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CIVILIZATION OF THE RENAISSANCE IN ITALY

From Jacob Burckhardt's 2nd edition of the Civilization of the Renaissance in Italy; edited for this on-line publication, by ELLOPOS

Part One: The State as a Work of Art

Foreign Policy

The Authentic Greek New Testament
The Authentic Greek New Testament


» Full Contents of this Part

Part One: The State as a Work of Art   » Introduction   » Despots of the Fourteenth Century   » Despots of the Fifteenth Century   » The Smaller Despotisms   » The Greater Dynasties   » The Opponents of the Despots   » The Republics: Venice and Florence   » Foreign Policy   » War as a Work of Art   » The Papacy   » Patriotism

As the majority of the Italian States were in their internal constitution works of art, that is, the fruit of reflection and careful adaptation, so was their relation to one another and to foreign countries also a work of art. That nearly all of them were the result of recent usurpations, was a fact which exercised as fatal an influence in their foreign as in their internal policy. Not one of them recognized another without reserve; the same play of chance which had helped to found and consolidate one dynasty might upset another. Nor was it always a matter of choice with the despot whether to keep quiet or not. The necessity of movement and aggrandizement is common to all illegitimate powers. Thus Italy became the scene of a 'foreign policy' which gradually, as in other countries also, acquired the position of a recognized system of public law. The purely objective treatment of international affairs, as free from prejudice as from moral scruples, attained a perfection which sometimes is not without a certain beauty and grandeur of its own. But as a whole it gives us the impression of a bottomless abyss.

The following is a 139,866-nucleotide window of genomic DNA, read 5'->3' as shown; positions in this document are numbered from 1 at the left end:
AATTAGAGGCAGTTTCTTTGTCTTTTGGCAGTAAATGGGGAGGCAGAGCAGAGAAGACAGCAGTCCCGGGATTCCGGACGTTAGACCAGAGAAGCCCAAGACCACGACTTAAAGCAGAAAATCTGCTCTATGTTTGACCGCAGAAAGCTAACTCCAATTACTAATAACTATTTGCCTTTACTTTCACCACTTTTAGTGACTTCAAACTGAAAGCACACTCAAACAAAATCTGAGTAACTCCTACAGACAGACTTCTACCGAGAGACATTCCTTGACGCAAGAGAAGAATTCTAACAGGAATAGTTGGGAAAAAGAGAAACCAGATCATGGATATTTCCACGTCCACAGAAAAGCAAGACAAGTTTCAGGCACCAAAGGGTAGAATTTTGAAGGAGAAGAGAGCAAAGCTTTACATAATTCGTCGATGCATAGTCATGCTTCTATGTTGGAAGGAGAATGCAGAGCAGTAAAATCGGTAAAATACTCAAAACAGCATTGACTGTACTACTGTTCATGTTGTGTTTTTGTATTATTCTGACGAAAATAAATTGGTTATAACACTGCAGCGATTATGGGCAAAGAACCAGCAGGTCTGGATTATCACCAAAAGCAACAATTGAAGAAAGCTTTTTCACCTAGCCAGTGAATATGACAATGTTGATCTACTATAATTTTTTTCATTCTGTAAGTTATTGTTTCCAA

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Civilization of the Renaissance in Italy: Table of Contents

url: www.ellopos.net/politics/renaissance/default.asp

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Cf. The Ancient Greece * The Ancient Rome
The Eastern Roman Empire (Byzantium) * The Making of Europe

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